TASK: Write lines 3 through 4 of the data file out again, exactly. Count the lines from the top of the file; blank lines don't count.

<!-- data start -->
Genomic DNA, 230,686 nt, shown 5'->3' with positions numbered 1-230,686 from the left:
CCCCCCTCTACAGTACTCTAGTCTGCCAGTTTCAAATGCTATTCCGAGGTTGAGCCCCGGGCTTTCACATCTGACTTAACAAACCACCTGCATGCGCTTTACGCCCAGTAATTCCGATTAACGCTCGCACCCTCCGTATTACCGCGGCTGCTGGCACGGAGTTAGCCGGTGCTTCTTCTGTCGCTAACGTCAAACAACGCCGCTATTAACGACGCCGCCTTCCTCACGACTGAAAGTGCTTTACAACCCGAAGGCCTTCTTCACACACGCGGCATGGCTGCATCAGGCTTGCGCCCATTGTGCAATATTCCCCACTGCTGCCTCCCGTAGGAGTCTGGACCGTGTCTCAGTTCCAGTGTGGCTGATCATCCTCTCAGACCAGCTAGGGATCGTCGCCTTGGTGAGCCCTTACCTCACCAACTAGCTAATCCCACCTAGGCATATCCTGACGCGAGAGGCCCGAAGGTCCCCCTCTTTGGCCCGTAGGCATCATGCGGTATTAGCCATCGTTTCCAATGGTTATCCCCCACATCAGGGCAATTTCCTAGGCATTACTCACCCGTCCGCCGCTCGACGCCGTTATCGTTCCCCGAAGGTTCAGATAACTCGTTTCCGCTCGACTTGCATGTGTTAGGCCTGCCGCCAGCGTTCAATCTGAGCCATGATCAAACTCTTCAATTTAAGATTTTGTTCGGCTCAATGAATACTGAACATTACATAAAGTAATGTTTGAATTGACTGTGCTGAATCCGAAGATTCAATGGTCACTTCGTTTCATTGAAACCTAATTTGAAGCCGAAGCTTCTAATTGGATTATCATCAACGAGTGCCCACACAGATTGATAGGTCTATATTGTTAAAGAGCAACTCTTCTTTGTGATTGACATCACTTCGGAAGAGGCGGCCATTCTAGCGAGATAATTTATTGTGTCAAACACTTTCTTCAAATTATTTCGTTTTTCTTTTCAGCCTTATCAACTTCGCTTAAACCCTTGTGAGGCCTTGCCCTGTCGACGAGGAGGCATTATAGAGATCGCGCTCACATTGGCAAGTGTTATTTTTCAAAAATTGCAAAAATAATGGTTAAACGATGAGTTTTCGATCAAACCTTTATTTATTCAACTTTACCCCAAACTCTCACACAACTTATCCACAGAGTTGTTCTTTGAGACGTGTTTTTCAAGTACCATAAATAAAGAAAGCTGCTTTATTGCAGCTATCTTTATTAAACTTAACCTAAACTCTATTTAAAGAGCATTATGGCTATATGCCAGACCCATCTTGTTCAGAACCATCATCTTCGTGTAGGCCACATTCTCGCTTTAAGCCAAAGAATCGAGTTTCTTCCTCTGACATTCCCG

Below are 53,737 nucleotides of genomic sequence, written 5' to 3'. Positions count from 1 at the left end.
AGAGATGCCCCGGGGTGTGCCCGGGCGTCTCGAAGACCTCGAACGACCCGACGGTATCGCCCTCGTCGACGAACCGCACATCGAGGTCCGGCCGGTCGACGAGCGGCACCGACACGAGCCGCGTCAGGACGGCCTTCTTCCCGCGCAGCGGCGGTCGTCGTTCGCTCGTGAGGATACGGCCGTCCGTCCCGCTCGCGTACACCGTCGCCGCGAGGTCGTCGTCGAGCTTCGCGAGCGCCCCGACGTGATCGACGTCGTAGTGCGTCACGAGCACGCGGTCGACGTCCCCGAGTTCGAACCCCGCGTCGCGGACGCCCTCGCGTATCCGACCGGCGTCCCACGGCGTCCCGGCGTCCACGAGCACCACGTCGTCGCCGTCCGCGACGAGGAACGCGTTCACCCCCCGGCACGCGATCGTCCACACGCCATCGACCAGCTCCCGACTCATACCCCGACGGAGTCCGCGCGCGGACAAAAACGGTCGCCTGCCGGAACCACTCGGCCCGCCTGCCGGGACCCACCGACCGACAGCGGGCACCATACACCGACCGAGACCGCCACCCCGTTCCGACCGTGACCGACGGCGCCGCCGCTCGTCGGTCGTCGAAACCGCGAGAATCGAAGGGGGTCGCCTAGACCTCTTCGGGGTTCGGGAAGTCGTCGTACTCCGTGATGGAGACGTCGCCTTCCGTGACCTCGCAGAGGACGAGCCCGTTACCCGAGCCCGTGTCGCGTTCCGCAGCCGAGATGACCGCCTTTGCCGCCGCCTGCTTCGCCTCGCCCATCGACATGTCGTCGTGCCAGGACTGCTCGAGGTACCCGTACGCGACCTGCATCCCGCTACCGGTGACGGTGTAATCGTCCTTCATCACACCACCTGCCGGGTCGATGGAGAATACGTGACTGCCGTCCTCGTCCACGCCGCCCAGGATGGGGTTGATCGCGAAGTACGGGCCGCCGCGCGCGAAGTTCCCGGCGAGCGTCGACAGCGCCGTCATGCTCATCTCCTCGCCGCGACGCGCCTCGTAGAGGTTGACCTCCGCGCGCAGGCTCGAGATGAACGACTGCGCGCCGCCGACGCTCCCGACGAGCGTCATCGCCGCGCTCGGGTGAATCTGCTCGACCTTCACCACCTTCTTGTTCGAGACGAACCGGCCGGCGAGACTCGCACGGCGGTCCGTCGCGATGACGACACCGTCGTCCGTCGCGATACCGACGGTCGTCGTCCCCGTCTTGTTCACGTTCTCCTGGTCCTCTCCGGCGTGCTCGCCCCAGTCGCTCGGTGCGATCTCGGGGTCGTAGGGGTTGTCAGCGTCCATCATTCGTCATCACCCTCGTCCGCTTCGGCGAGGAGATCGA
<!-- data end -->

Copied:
Below are 53,737 nucleotides of genomic sequence, written 5' to 3'. Positions count from 1 at the left end.
AGAGATGCCCCGGGGTGTGCCCGGGCGTCTCGAAGACCTCGAACGACCCGACGGTATCGCCCTCGTCGACGAACCGCACATCGAGGTCCGGCCGGTCGACGAGCGGCACCGACACGAGCCGCGTCAGGACGGCCTTCTTCCCGCGCAGCGGCGGTCGTCGTTCGCTCGTGAGGATACGGCCGTCCGTCCCGCTCGCGTACACCGTCGCCGCGAGGTCGTCGTCGAGCTTCGCGAGCGCCCCGACGTGATCGACGTCGTAGTGCGTCACGAGCACGCGGTCGACGTCCCCGAGTTCGAACCCCGCGTCGCGGACGCCCTCGCGTATCCGACCGGCGTCCCACGGCGTCCCGGCGTCCACGAGCACCACGTCGTCGCCGTCCGCGACGAGGAACGCGTTCACCCCCCGGCACGCGATCGTCCACACGCCATCGACCAGCTCCCGACTCATACCCCGACGGAGTCCGCGCGCGGACAAAAACGGTCGCCTGCCGGAACCACTCGGCCCGCCTGCCGGGACCCACCGACCGACAGCGGGCACCATACACCGACCGAGACCGCCACCCCGTTCCGACCGTGACCGACGGCGCCGCCGCTCGTCGGTCGTCGAAACCGCGAGAATCGAAGGGGGTCGCCTAGACCTCTTCGGGGTTCGGGAAGTCGTCGTACTCCGTGATGGAGACGTCGCCTTCCGTGACCTCGCAGAGGACGAGCCCGTTACCCGAGCCCGTGTCGCGTTCCGCAGCCGAGATGACCGCCTTTGCCGCCGCCTGCTTCGCCTCGCCCATCGACATGTCGTCGTGCCAGGACTGCTCGAGGTACCCGTACGCGACCTGCATCCCGCTACCGGTGACGGTGTAATCGTCCTTCATCACACCACCTGCCGGGTCGATGGAGAATACGTGACTGCCGTCCTCGTCCACGCCGCCCAGGATGGGGTTGATCGCGAAGTACGGGCCGCCGCGCGCGAAGTTCCCGGCGAGCGTCGACAGCGCCGTCATGCTCATCTCCTCGCCGCGACGCGCCTCGTAGAGGTTGACCTCCGCGCGCAGGCTCGAGATGAACGACTGCGCGCCGCCGACGCTCCCGACGAGCGTCATCGCCGCGCTCGGGTGAATCTGCTCGACCTTCACCACCTTCTTGTTCGAGACGAACCGGCCGGCGAGACTCGCACGGCGGTCCGTCGCGATGACGACACCGTCGTCCGTCGCGATACCGACGGTCGTCGTCCCCGTCTTGTTCACGTTCTCCTGGTCCTCTCCGGCGTGCTCGCCCCAGTCGCTCGGTGCGATCTCGGGGTCGTAGGGGTTGTCAGCGTCCATCATTCGTCATCACCCTCGTCCGCTTCGGCGAGGAGATCGA